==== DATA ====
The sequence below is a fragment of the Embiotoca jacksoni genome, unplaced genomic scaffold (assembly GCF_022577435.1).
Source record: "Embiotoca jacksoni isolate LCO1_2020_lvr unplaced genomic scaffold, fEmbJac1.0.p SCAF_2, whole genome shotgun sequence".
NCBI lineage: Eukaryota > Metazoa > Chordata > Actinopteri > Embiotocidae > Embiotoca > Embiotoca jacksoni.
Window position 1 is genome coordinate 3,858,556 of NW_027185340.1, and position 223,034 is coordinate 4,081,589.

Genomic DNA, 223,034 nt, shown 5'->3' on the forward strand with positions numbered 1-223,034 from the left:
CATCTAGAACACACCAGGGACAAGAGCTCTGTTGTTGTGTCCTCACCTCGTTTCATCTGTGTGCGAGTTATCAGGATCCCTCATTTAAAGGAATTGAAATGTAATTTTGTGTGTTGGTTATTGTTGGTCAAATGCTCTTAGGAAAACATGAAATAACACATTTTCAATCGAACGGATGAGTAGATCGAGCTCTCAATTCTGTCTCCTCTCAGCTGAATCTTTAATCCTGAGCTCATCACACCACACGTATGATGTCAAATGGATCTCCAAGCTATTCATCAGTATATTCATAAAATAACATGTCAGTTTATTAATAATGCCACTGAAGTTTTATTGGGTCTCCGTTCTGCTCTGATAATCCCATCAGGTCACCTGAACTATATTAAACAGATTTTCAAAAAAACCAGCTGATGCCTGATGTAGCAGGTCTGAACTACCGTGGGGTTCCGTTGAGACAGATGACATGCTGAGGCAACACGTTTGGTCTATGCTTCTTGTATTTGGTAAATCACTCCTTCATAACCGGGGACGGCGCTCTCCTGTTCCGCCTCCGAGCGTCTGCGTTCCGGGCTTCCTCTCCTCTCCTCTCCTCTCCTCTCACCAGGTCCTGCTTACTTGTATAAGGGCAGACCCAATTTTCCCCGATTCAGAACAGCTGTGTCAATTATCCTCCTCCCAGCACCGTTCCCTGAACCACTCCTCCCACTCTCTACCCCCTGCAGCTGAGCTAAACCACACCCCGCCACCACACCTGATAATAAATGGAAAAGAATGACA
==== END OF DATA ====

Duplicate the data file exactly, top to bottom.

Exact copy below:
The sequence below is a fragment of the Embiotoca jacksoni genome, unplaced genomic scaffold (assembly GCF_022577435.1).
Source record: "Embiotoca jacksoni isolate LCO1_2020_lvr unplaced genomic scaffold, fEmbJac1.0.p SCAF_2, whole genome shotgun sequence".
NCBI lineage: Eukaryota > Metazoa > Chordata > Actinopteri > Embiotocidae > Embiotoca > Embiotoca jacksoni.
Window position 1 is genome coordinate 3,858,556 of NW_027185340.1, and position 223,034 is coordinate 4,081,589.

Genomic DNA, 223,034 nt, shown 5'->3' on the forward strand with positions numbered 1-223,034 from the left:
CATCTAGAACACACCAGGGACAAGAGCTCTGTTGTTGTGTCCTCACCTCGTTTCATCTGTGTGCGAGTTATCAGGATCCCTCATTTAAAGGAATTGAAATGTAATTTTGTGTGTTGGTTATTGTTGGTCAAATGCTCTTAGGAAAACATGAAATAACACATTTTCAATCGAACGGATGAGTAGATCGAGCTCTCAATTCTGTCTCCTCTCAGCTGAATCTTTAATCCTGAGCTCATCACACCACACGTATGATGTCAAATGGATCTCCAAGCTATTCATCAGTATATTCATAAAATAACATGTCAGTTTATTAATAATGCCACTGAAGTTTTATTGGGTCTCCGTTCTGCTCTGATAATCCCATCAGGTCACCTGAACTATATTAAACAGATTTTCAAAAAAACCAGCTGATGCCTGATGTAGCAGGTCTGAACTACCGTGGGGTTCCGTTGAGACAGATGACATGCTGAGGCAACACGTTTGGTCTATGCTTCTTGTATTTGGTAAATCACTCCTTCATAACCGGGGACGGCGCTCTCCTGTTCCGCCTCCGAGCGTCTGCGTTCCGGGCTTCCTCTCCTCTCCTCTCCTCTCCTCTCACCAGGTCCTGCTTACTTGTATAAGGGCAGACCCAATTTTCCCCGATTCAGAACAGCTGTGTCAATTATCCTCCTCCCAGCACCGTTCCCTGAACCACTCCTCCCACTCTCTACCCCCTGCAGCTGAGCTAAACCACACCCCGCCACCACACCTGATAATAAATGGAAAAGAATGACA